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An Issue of Credibility

In the new world of campus technology, credibility has never been more important.

Tim Chester, CIO of the University of Georgia, has written a compelling article in CT (see "Don't Dictate, Facilitate") on the changing role of IT on campus--and the new style of leadership required of CIOs. In it, he talks about the need for IT leaders to be able to "credibly convene important conversations about the effective use of technology on campus."

At the moment, he asserts, too many CIOs are not even in a position to bring campus colleagues to the table. Indeed, IT is often seen as the last group to be involved in any new initiative because of its reputation as a roadblock. In Chester's view, that must change. Instead of a hidebound dictator, IT must become a flexible facilitator, working to achieve the goals of others within the institution.

As Chester points out, though, an IT leader can't simply wake up one morning and decide that he is going to be a facilitator. He can play that role only if people see him and his organization as credible. And to achieve that credibility, he has to build a track record of doing exactly what he says he will do.

While Chester's article focuses on IT's relationship with campus constituents, his message about credibility has much broader value. In "Breaking the Ice," David Raths examines the sometimes-thorny relationship between vendors and campus IT, and offers ideas for putting these partnerships on firmer footing. These are terrific proposals but, after reading Chester's piece, I would add one more: Lack of credibility is as harmful to the vendor-IT relationship as it is to the IT-university one. And it cuts both ways.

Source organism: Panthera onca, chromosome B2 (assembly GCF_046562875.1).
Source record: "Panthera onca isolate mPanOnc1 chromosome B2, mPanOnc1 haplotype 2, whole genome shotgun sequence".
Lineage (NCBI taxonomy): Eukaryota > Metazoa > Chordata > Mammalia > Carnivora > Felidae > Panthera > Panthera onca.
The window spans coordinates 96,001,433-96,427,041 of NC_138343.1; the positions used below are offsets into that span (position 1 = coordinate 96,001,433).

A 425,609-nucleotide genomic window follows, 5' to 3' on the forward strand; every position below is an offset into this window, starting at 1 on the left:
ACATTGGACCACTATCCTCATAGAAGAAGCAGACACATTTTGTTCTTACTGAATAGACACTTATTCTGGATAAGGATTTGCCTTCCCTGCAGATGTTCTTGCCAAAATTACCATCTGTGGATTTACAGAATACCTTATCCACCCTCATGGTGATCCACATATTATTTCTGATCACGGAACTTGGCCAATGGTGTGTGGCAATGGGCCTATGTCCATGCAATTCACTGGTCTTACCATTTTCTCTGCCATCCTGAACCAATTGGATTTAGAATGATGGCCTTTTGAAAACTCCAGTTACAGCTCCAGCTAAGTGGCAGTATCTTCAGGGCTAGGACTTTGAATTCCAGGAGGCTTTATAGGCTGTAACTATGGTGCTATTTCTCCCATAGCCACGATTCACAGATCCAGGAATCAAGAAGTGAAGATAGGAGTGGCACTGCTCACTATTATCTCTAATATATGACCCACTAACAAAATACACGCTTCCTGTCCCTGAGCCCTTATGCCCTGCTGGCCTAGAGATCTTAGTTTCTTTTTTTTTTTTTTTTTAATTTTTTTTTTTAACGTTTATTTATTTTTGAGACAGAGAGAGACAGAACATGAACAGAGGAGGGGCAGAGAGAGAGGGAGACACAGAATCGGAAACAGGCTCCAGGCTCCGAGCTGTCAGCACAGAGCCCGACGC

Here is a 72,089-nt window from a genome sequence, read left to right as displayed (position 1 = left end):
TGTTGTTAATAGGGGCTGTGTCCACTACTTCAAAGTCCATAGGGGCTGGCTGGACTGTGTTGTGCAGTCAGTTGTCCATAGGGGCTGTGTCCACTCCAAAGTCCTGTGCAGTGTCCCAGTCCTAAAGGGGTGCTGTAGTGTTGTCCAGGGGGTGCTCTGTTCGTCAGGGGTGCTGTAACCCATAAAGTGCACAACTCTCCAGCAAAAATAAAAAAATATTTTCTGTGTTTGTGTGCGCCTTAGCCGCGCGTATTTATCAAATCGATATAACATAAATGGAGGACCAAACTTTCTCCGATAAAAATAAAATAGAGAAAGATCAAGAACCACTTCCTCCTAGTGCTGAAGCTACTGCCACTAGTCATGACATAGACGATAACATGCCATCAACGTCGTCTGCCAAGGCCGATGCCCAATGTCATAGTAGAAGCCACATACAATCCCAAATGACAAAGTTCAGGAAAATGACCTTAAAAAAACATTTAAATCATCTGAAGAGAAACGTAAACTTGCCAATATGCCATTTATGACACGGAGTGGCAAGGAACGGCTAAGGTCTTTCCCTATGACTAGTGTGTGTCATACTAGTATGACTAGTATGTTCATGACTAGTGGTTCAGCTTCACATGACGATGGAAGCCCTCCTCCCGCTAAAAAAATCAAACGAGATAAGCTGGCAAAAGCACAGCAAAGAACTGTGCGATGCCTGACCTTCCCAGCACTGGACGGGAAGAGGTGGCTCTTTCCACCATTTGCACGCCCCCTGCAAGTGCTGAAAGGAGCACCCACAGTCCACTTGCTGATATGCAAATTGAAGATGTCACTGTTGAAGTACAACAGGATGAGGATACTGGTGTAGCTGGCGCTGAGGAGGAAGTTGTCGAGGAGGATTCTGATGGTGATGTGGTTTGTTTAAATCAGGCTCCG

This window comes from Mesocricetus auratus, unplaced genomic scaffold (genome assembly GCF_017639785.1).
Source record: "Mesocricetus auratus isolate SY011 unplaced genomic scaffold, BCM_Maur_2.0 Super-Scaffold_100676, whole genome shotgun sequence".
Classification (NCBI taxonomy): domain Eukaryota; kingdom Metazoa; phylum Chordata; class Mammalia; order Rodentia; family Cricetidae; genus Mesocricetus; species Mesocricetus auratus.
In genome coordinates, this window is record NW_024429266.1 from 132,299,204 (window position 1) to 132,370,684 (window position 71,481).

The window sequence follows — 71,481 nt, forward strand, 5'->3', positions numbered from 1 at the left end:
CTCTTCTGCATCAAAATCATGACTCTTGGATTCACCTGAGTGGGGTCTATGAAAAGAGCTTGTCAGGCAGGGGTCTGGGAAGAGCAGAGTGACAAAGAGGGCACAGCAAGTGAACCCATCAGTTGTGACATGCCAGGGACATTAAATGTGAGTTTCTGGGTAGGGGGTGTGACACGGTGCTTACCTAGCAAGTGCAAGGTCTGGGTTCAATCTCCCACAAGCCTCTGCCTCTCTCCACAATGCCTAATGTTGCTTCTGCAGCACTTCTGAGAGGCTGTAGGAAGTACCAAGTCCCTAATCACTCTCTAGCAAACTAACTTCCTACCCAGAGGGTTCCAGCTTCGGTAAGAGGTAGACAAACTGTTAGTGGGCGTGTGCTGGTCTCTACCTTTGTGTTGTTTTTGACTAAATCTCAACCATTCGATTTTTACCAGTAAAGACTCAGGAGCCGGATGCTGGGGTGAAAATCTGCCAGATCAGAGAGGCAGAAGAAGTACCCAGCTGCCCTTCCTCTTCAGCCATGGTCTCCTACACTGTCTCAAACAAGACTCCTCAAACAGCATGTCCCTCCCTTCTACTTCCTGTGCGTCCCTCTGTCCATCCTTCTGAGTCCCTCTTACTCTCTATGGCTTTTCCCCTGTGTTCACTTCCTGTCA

For whatever reasons--overpromising, under-delivering, or fixating on the bottom line--vendors are often seen as having goals that are not aligned with those of institutions. In most cases, this simply isn't true, but perception often trumps reality.

On the other side, IT shops lose credibility with vendors when they make unreasonable demands, such as expensive one-off modifications. Or when IT deals only narrowly with vendors, dismissing other ways in which they might benefit the institution.

The resulting suspicion is not conducive to the kind of long-term partnerships that lead to innovative solutions. Indeed, when vendors and IT wrangle over contracts like Cold War arms negotiators, they lose sight of the real bottom line: working together to solve campus problems.

For IT and vendors to succeed in the new world, this must change. I'm not making some fuzzy appeal to altruism here. I recognize that businesses are out to make money. But in this era of social media--when information is shared widely and instantaneously--the time for pricing secrecy or anything else that might undermine a business's credibility is long past.

Likewise, IT leaders will be judged on their ability not only to convene the important conversations, but to follow through with solutions in which vendors often play key strategic roles. In such circumstances, working partnerships are far preferable to business arrangements that cling to the letter of a contract. It all starts with credibility. The partnerships will follow.

About the Author

Andrew Barbour is the former executive editor of Campus Technology.

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